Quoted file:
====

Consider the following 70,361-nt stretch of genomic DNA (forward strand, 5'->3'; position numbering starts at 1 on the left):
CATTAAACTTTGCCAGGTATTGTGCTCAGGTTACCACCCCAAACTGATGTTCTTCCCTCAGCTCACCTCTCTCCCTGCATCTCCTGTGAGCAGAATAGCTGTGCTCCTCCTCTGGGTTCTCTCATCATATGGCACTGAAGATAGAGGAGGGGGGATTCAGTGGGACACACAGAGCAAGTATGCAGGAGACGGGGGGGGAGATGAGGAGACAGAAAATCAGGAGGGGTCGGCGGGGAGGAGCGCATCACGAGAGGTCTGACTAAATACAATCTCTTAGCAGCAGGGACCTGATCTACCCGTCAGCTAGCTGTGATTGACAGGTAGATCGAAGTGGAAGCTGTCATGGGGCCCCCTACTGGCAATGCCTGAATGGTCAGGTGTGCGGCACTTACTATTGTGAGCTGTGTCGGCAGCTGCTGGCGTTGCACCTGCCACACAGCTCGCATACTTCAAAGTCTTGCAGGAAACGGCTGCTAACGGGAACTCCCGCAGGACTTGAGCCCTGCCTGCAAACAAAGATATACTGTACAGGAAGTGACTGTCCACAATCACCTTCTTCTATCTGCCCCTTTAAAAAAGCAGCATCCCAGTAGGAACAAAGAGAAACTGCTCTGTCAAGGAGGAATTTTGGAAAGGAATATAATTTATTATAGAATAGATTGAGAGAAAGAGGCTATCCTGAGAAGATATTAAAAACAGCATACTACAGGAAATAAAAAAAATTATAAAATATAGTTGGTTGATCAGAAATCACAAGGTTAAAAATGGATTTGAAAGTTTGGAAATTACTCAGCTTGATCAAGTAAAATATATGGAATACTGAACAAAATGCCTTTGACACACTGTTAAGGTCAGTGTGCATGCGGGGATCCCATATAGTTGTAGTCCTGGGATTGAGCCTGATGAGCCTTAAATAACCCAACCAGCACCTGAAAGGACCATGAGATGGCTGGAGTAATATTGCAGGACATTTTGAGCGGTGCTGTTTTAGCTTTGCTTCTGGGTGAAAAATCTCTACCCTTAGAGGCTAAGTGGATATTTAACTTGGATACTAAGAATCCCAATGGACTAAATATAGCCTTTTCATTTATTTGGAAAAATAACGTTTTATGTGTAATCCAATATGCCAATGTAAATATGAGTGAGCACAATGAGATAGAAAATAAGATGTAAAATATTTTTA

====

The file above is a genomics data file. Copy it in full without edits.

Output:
Consider the following 70,361-nt stretch of genomic DNA (forward strand, 5'->3'; position numbering starts at 1 on the left):
CATTAAACTTTGCCAGGTATTGTGCTCAGGTTACCACCCCAAACTGATGTTCTTCCCTCAGCTCACCTCTCTCCCTGCATCTCCTGTGAGCAGAATAGCTGTGCTCCTCCTCTGGGTTCTCTCATCATATGGCACTGAAGATAGAGGAGGGGGGATTCAGTGGGACACACAGAGCAAGTATGCAGGAGACGGGGGGGGAGATGAGGAGACAGAAAATCAGGAGGGGTCGGCGGGGAGGAGCGCATCACGAGAGGTCTGACTAAATACAATCTCTTAGCAGCAGGGACCTGATCTACCCGTCAGCTAGCTGTGATTGACAGGTAGATCGAAGTGGAAGCTGTCATGGGGCCCCCTACTGGCAATGCCTGAATGGTCAGGTGTGCGGCACTTACTATTGTGAGCTGTGTCGGCAGCTGCTGGCGTTGCACCTGCCACACAGCTCGCATACTTCAAAGTCTTGCAGGAAACGGCTGCTAACGGGAACTCCCGCAGGACTTGAGCCCTGCCTGCAAACAAAGATATACTGTACAGGAAGTGACTGTCCACAATCACCTTCTTCTATCTGCCCCTTTAAAAAAGCAGCATCCCAGTAGGAACAAAGAGAAACTGCTCTGTCAAGGAGGAATTTTGGAAAGGAATATAATTTATTATAGAATAGATTGAGAGAAAGAGGCTATCCTGAGAAGATATTAAAAACAGCATACTACAGGAAATAAAAAAAATTATAAAATATAGTTGGTTGATCAGAAATCACAAGGTTAAAAATGGATTTGAAAGTTTGGAAATTACTCAGCTTGATCAAGTAAAATATATGGAATACTGAACAAAATGCCTTTGACACACTGTTAAGGTCAGTGTGCATGCGGGGATCCCATATAGTTGTAGTCCTGGGATTGAGCCTGATGAGCCTTAAATAACCCAACCAGCACCTGAAAGGACCATGAGATGGCTGGAGTAATATTGCAGGACATTTTGAGCGGTGCTGTTTTAGCTTTGCTTCTGGGTGAAAAATCTCTACCCTTAGAGGCTAAGTGGATATTTAACTTGGATACTAAGAATCCCAATGGACTAAATATAGCCTTTTCATTTATTTGGAAAAATAACGTTTTATGTGTAATCCAATATGCCAATGTAAATATGAGTGAGCACAATGAGATAGAAAATAAGATGTAAAATATTTTTA